Vytorin a Schering Plough prescription drugs which combines the now generic Zocor with Schering Plough’s Zetia, has come under fire this week following the release of a study at the American College of Cariology’s annual conference this week concluding that Vytorin is no more effective in reducing plaque in neck arteries than Zocor alone. Indeed the Wall Street Journal reports today that “Schering-Plough Corp. announced a plan to cut costs by $1.5 billion by 2012, after a panel of cardiologists called for doctors to limit use of the company’s blockbuster cholesterol drugs and sent its stock down nearly 29%.”
The New Jersey Star Ledger reports that an FDA medical policy official warns that patients on cholesterol medication should be wary about abandoning treatment.
“(A)n aspect of the current discussion that troubles me greatly is the implication in some stories that we’re not so sure anymore that even lowering cholesterol with statins is all that clearly beneficial,” Robert Temple, medical policy director for the FDA’s Center for Drug Evaluation and Research, told the web site. [That’s what I took away from reading a recent BusinessWeek article on statins, but I’m not an MD.] “As the recent Crestor story reminds us (for people without known cardiac disease, by the way) we sure do know it is beneficial and people who need that treatment will pay with their lives if they’re encouraged to avoid treatment.” Temple also said he hasn’t drawn any conclusions about the purported ineffectiveness of Vytorin, also known as ezetimibe, and said the agency will likely take six months to review new data about the drug.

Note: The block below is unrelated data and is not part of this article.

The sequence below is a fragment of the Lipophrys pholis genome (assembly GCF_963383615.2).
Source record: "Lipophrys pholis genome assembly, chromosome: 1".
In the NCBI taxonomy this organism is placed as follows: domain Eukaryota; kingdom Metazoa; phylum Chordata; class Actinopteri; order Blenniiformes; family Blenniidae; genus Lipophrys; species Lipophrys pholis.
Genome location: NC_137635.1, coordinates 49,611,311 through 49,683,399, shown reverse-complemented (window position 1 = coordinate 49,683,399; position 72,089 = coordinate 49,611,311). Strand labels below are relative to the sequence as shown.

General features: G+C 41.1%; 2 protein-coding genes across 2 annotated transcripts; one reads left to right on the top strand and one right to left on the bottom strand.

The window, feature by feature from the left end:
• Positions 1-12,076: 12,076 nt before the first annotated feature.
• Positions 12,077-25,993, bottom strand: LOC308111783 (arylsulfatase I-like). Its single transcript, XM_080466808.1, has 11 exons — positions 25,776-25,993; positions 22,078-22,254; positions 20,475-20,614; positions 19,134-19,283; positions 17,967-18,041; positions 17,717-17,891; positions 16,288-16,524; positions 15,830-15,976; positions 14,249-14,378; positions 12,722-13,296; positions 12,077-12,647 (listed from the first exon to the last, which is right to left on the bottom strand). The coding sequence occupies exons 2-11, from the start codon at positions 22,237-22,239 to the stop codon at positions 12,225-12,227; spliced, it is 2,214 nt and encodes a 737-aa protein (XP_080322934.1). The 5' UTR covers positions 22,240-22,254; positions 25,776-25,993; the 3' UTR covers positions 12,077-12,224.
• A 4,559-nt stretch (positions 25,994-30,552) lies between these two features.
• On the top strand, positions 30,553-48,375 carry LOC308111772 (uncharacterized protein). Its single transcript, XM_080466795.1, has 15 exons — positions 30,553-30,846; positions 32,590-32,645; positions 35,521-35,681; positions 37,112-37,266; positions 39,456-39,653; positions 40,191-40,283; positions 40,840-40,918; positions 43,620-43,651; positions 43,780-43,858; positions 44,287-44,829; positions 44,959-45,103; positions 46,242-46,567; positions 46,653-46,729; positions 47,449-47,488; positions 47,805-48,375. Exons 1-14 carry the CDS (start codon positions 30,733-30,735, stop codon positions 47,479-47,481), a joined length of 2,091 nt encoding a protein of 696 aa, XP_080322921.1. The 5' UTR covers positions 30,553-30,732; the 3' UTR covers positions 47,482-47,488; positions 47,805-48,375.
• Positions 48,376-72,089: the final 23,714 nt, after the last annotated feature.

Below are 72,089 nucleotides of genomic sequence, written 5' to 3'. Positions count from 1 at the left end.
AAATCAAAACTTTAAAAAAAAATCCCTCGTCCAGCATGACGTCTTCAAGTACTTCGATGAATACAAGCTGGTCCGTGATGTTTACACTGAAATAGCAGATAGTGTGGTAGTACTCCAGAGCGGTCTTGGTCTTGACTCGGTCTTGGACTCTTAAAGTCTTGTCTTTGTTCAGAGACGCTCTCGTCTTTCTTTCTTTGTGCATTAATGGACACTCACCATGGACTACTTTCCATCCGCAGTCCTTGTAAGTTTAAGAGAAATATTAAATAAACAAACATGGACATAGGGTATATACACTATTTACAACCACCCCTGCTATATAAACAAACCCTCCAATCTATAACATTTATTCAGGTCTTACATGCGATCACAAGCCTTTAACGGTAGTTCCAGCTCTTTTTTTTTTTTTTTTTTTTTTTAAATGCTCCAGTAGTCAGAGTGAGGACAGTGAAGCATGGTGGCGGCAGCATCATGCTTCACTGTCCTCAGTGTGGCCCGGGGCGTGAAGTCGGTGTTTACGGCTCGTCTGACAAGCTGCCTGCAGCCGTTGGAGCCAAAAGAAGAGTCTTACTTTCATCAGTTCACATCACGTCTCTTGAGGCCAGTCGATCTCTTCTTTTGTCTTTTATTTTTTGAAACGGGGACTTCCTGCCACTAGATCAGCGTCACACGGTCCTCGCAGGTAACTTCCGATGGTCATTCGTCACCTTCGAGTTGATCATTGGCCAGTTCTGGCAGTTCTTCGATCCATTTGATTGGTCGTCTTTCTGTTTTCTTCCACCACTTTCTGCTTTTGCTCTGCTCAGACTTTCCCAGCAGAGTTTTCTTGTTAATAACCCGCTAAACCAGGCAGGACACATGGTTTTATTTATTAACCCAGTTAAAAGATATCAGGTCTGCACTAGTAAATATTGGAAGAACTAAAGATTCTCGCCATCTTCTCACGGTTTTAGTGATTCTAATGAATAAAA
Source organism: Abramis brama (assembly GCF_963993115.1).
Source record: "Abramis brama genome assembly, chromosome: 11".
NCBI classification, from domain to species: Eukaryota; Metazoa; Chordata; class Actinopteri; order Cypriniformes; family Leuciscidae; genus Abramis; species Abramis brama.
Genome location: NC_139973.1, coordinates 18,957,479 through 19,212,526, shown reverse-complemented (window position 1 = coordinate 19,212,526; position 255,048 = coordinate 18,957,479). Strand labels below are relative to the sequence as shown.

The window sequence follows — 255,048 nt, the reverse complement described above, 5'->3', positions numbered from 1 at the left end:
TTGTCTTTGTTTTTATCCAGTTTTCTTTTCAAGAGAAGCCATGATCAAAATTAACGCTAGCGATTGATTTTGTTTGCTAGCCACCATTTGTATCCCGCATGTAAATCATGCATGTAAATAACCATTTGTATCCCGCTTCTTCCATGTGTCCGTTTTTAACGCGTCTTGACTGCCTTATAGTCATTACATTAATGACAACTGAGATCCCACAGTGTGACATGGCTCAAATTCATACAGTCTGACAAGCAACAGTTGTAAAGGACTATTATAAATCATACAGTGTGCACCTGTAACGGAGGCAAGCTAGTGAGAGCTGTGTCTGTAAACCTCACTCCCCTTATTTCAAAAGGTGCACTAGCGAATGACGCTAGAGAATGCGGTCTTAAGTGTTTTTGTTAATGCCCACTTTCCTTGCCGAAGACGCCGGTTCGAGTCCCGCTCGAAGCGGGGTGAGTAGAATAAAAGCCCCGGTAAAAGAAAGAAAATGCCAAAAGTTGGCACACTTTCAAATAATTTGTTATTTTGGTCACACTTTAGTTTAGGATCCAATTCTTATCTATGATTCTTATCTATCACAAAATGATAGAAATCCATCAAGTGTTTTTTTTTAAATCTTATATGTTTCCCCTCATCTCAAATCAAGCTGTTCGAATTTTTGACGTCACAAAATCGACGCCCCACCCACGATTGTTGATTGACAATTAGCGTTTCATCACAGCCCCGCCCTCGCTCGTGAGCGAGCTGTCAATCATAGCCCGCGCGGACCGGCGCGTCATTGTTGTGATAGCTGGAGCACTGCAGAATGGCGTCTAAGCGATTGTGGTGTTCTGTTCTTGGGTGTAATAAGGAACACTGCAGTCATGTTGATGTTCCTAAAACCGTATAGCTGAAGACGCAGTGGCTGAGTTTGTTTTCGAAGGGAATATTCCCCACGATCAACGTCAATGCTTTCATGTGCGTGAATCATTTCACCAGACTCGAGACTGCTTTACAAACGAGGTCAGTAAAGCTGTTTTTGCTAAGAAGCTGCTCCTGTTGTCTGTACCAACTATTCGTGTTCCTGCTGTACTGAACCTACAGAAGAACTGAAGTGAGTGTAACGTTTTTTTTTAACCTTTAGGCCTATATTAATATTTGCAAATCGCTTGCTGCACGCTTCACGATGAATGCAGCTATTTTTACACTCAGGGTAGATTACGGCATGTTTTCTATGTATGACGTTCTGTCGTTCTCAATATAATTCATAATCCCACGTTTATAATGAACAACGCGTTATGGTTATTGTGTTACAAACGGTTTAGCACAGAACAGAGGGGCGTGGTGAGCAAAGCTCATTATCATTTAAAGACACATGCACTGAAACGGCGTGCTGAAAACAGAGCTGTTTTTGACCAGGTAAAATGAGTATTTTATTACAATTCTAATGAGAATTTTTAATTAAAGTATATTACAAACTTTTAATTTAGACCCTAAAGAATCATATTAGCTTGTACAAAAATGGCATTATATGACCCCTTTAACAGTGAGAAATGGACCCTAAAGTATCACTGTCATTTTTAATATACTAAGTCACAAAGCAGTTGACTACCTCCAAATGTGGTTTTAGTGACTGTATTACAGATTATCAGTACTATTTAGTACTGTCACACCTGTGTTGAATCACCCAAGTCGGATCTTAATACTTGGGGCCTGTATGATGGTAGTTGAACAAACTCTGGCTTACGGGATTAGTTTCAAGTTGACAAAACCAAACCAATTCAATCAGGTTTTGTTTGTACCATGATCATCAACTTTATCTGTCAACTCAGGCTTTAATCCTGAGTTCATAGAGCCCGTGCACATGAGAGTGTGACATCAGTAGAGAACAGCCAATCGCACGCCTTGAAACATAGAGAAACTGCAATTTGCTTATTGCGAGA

The New York Times reports that UnitedHealth Group is recommending — in line with the FDA official’s comments — that its members who have Vytorin prescriptions remain on the drug because it presents no safety issues. CNNMoney reports that Cigna adjusted its drug coverage in response to the study. “The Philadelphia health insurer said it was immediately suspending part of a program that notified members using certain other cholesterol drugs that Vytorin was an effective and less costly alternative. The program, known as ‘step therapy,’ is an effort to help health plans control drug costs.” Similar to UnitedHealthcare, “Cigna will continue to pay for Vytorin prescriptions, and the insurer stressed that no one should discontinue any therapy without first talking to a doctor.”